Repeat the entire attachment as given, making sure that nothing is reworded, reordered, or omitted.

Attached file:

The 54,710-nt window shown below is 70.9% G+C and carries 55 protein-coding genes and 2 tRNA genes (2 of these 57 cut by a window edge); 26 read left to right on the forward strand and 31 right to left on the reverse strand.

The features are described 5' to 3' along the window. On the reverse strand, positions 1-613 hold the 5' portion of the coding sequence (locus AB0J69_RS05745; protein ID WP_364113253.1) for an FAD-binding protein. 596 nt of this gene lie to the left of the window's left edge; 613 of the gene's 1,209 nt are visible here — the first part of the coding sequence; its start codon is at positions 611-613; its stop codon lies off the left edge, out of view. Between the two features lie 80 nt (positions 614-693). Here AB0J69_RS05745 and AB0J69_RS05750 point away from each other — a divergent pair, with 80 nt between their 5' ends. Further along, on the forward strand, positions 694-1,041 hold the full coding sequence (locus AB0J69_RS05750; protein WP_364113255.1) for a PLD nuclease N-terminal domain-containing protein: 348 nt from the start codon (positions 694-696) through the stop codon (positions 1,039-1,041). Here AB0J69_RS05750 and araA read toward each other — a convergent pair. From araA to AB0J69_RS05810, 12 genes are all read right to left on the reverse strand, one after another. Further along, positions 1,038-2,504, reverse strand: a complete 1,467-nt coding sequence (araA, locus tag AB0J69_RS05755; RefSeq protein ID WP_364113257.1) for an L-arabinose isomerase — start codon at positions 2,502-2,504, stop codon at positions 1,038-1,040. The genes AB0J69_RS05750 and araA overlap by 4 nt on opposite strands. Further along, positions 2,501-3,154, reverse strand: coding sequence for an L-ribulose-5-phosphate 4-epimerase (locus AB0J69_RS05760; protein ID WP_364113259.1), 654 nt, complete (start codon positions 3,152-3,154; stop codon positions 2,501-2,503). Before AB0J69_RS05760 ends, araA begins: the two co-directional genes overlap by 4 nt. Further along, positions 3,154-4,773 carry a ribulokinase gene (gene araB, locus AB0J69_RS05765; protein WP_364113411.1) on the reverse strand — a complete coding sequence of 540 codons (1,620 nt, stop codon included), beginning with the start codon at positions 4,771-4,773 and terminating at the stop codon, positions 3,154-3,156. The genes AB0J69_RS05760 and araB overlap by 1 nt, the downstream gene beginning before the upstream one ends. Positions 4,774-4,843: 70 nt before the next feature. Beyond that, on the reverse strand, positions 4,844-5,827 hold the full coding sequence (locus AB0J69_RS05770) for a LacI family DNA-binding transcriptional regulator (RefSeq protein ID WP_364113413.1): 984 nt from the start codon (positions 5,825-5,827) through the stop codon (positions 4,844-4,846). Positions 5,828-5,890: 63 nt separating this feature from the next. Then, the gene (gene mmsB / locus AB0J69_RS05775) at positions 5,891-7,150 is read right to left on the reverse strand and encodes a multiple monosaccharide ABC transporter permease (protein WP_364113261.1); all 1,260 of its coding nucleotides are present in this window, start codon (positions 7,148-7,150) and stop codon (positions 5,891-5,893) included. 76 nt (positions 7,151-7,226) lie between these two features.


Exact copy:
The 54,710-nt window shown below is 70.9% G+C and carries 55 protein-coding genes and 2 tRNA genes (2 of these 57 cut by a window edge); 26 read left to right on the forward strand and 31 right to left on the reverse strand.

The features are described 5' to 3' along the window. On the reverse strand, positions 1-613 hold the 5' portion of the coding sequence (locus AB0J69_RS05745; protein ID WP_364113253.1) for an FAD-binding protein. 596 nt of this gene lie to the left of the window's left edge; 613 of the gene's 1,209 nt are visible here — the first part of the coding sequence; its start codon is at positions 611-613; its stop codon lies off the left edge, out of view. Between the two features lie 80 nt (positions 614-693). Here AB0J69_RS05745 and AB0J69_RS05750 point away from each other — a divergent pair, with 80 nt between their 5' ends. Further along, on the forward strand, positions 694-1,041 hold the full coding sequence (locus AB0J69_RS05750; protein WP_364113255.1) for a PLD nuclease N-terminal domain-containing protein: 348 nt from the start codon (positions 694-696) through the stop codon (positions 1,039-1,041). Here AB0J69_RS05750 and araA read toward each other — a convergent pair. From araA to AB0J69_RS05810, 12 genes are all read right to left on the reverse strand, one after another. Further along, positions 1,038-2,504, reverse strand: a complete 1,467-nt coding sequence (araA, locus tag AB0J69_RS05755; RefSeq protein ID WP_364113257.1) for an L-arabinose isomerase — start codon at positions 2,502-2,504, stop codon at positions 1,038-1,040. The genes AB0J69_RS05750 and araA overlap by 4 nt on opposite strands. Further along, positions 2,501-3,154, reverse strand: coding sequence for an L-ribulose-5-phosphate 4-epimerase (locus AB0J69_RS05760; protein ID WP_364113259.1), 654 nt, complete (start codon positions 3,152-3,154; stop codon positions 2,501-2,503). Before AB0J69_RS05760 ends, araA begins: the two co-directional genes overlap by 4 nt. Further along, positions 3,154-4,773 carry a ribulokinase gene (gene araB, locus AB0J69_RS05765; protein WP_364113411.1) on the reverse strand — a complete coding sequence of 540 codons (1,620 nt, stop codon included), beginning with the start codon at positions 4,771-4,773 and terminating at the stop codon, positions 3,154-3,156. The genes AB0J69_RS05760 and araB overlap by 1 nt, the downstream gene beginning before the upstream one ends. Positions 4,774-4,843: 70 nt before the next feature. Beyond that, on the reverse strand, positions 4,844-5,827 hold the full coding sequence (locus AB0J69_RS05770) for a LacI family DNA-binding transcriptional regulator (RefSeq protein ID WP_364113413.1): 984 nt from the start codon (positions 5,825-5,827) through the stop codon (positions 4,844-4,846). Positions 5,828-5,890: 63 nt separating this feature from the next. Then, the gene (gene mmsB / locus AB0J69_RS05775) at positions 5,891-7,150 is read right to left on the reverse strand and encodes a multiple monosaccharide ABC transporter permease (protein WP_364113261.1); all 1,260 of its coding nucleotides are present in this window, start codon (positions 7,148-7,150) and stop codon (positions 5,891-5,893) included. 76 nt (positions 7,151-7,226) lie between these two features.